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China Earn World Cup Lifeline With Historic 1-0 Win Over South Korea

The Chinese national football team earned a historic win on Thursday evening when they defeated South Korea 1-0 at the Helong Stadium in Changsha. The game’s solitary goal came in the first half when Yu Dabao headed home a cleverly planned corner to give China their first ever competitive win over South Korea. The result in itself is a significant one, but it also resuscitates China’s apparently deceased qualifying campaign as Syria’s 1-0 defeat of Uzbekistan means that Marcelo Lippi’s men are just four points adrift of the third place which will give them a playoff spot.

With China sitting bottom of their World Cup qualifying group with just two points from five games and their, this game could have passed under the radar as yet another anti-climactic night for Chinese football. However, because of the recent Chinese anger surrounding South Korea’s acceptance of the THAAD missile defence system, the game had an extra nationalist edge to it which expressed itself in the pre-match jeering of the Korean national anthem.

2018 FIFA World Cup Qualifying – Asian Zone: Round 3, Group A

China 1

Yu Dabao 34′

South Korea 0

Continuing with the 4-3-3 that he had introduced during his first match in charge against Qatar, Lippi made the surprising choice to start Yu Dabao as his central striker, but the decision paid off in the 34th minute when the Beijing Guo’an forward rushed to the near post to meet a Wang Yongpo corner with a glancing header which beat Korean goalkeeper Kwoun Sun-tae. The goal came a few minutes after Yu had squandered a good chance by firing straight at Kwoun, having been fed by a fine Wu Lei pass, and vindicated the choice to pick him.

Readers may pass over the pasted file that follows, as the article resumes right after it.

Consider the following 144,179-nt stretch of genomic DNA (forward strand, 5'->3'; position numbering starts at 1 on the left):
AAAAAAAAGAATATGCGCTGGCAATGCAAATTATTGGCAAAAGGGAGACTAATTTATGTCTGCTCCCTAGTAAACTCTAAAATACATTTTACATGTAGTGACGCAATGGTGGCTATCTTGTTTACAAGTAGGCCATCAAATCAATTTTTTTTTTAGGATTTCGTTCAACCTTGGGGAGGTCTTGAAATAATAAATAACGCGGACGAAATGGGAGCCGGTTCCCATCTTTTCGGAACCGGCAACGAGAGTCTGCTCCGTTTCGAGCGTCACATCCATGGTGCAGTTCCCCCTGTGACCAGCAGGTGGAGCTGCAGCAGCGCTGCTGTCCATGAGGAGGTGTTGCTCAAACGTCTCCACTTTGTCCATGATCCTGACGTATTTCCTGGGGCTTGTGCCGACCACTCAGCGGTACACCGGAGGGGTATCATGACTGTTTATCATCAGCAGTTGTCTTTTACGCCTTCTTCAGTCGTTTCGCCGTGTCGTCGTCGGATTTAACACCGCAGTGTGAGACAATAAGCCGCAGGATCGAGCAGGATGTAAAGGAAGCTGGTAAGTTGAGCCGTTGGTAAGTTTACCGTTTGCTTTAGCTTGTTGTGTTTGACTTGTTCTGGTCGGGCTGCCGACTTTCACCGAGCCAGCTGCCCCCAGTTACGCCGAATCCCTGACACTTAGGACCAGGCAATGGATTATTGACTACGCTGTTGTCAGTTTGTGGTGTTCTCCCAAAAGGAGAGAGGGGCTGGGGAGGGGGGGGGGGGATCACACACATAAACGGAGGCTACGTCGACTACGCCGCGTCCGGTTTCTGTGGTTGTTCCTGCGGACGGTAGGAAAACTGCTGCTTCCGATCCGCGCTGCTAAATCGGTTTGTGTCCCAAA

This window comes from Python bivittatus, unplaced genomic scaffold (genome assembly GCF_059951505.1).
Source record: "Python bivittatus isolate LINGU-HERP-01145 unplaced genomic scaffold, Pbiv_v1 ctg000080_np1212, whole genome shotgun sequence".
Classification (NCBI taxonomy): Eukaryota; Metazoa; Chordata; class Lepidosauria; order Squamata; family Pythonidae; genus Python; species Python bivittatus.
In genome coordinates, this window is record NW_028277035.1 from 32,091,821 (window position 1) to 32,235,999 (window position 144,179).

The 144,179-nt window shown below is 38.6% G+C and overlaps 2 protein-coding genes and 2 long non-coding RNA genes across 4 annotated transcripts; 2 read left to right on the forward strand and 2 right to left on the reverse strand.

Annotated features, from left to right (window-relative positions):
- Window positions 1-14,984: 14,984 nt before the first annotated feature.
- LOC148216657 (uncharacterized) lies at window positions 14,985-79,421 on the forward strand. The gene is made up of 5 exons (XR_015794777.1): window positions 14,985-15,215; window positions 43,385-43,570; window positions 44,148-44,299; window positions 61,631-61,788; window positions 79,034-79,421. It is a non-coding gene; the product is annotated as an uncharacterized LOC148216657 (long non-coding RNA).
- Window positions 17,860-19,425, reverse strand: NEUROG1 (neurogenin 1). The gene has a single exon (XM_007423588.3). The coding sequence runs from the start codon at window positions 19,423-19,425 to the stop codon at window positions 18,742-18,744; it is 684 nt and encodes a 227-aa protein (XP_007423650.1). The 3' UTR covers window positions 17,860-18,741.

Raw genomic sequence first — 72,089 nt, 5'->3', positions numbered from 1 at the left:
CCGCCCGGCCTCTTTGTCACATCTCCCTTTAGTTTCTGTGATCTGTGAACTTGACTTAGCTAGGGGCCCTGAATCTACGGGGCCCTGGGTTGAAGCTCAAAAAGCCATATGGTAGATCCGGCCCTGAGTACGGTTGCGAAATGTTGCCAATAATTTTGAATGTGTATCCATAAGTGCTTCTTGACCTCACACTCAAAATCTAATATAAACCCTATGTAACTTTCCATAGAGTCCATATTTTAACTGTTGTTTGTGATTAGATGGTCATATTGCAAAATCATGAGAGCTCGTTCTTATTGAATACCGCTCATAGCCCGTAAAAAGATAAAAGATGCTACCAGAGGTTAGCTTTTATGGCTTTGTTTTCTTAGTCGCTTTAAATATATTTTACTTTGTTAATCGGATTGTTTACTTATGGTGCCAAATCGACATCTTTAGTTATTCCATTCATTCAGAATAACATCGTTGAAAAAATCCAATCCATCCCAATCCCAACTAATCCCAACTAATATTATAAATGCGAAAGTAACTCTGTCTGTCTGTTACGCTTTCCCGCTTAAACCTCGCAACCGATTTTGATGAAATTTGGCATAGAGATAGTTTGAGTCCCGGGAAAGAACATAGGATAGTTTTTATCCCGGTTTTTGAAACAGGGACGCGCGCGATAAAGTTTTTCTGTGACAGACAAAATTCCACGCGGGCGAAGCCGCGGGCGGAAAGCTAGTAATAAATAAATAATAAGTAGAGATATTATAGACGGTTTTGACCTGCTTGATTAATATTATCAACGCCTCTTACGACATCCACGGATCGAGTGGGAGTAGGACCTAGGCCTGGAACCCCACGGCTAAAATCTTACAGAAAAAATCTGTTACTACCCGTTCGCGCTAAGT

Having gone a goal down, the Koreans began to come into the game, but were largely limited to deep crosses and speculative long range efforts. Chinese hearts were in mouths on the stroke of half-time when Kim Jin-su’s cross took a double ricochet off of Mei Fang and Feng Xiaoting before flying agonizingly wide, but the hosts went in to the half time interval without having conceded a shot on target.

Lippi replaced Wu Lei with Wu Xi at the start of the second half as he switched the side into a more defensive 4-2-3-1, while Korea’s under-fire boss Uli Stielike opted for a less subtle change of tact by introducing big centre forward Kim Shin-wook as part of a more direct approach.

Kim himself struggled to make an impact, but the Koreans were noticeably improved in the second half. The Chinese defence coped well, however, and on those occasions that the visitors were able to hit the target goalkeeper, Zeng Cheng was equal to the task. The Guangzhou Evergrande number one made a couple of fine saves from long range efforts, but his best came in the 75th minute when he was able to get down and shovel a well-aimed Ji Dong-won header wide. Six minutes later, the visitors came even closer when Jiangsu Suning centre back Hong Jeong-ho’s header had Zeng beaten, only for club teammate Wu Xi to block the effort on the line with his stomach.

There was still time for some late argy-bargy which was provoked when Hwang Hee-chan kicked the ball against a grounded Yin Hongbo and caused Feng Xiaoting to plough in and prompt a brief shoving match. It meant little in the grand scheme of things, though, as China held on to send the patriotic fans crammed into the Helong Stadium home happy.